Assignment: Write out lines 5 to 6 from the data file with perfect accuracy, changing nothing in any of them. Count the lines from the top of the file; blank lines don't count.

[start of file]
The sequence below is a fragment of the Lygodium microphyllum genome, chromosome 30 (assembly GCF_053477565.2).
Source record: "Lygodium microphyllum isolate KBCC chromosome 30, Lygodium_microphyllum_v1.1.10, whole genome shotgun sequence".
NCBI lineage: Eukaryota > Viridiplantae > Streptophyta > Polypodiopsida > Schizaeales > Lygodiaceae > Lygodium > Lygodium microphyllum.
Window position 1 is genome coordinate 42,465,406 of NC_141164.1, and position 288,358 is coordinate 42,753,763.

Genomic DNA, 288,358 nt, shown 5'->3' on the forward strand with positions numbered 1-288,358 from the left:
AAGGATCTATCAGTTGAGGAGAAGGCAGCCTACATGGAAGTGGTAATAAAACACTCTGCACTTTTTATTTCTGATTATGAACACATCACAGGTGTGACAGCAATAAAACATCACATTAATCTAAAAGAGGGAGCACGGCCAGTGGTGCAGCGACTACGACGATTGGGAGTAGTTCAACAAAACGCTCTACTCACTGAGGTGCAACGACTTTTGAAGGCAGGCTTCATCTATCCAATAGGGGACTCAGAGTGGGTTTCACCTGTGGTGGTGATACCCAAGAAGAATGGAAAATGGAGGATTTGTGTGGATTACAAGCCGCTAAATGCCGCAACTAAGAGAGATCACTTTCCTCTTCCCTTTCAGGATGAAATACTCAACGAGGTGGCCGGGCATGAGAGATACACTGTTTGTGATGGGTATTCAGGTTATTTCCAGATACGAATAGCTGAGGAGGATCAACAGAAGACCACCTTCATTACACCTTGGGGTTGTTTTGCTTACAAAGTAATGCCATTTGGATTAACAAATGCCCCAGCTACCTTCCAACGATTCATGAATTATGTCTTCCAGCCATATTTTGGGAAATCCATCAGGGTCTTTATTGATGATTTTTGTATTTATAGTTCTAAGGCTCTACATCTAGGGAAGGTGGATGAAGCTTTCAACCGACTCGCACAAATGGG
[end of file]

Genomic DNA, 288,358 nt, shown 5'->3' on the forward strand with positions numbered 1-288,358 from the left:
AAGGATCTATCAGTTGAGGAGAAGGCAGCCTACATGGAAGTGGTAATAAAACACTCTGCACTTTTTATTTCTGATTATGAACACATCACAGGTGTGACAGCAATAAAACATCACATTAATCTAAAAGAGGGAGCACGGCCAGTGGTGCAGCGACTACGACGATTGGGAGTAGTTCAACAAAACGCTCTACTCACTGAGGTGCAACGACTTTTGAAGGCAGGCTTCATCTATCCAATAGGGGACTCAGAGTGGGTTTCACCTGTGGTGGTGATACCCAAGAAGAATGGAAAATGGAGGATTTGTGTGGATTACAAGCCGCTAAATGCCGCAACTAAGAGAGATCACTTTCCTCTTCCCTTTCAGGATGAAATACTCAACGAGGTGGCCGGGCATGAGAGATACACTGTTTGTGATGGGTATTCAGGTTATTTCCAGATACGAATAGCTGAGGAGGATCAACAGAAGACCACCTTCATTACACCTTGGGGTTGTTTTGCTTACAAAGTAATGCCATTTGGATTAACAAATGCCCCAGCTACCTTCCAACGATTCATGAATTATGTCTTCCAGCCATATTTTGGGAAATCCATCAGGGTCTTTATTGATGATTTTTGTATTTATAGTTCTAAGGCTCTACATCTAGGGAAGGTGGATGAAGCTTTCAACCGACTCGCACAAATGGG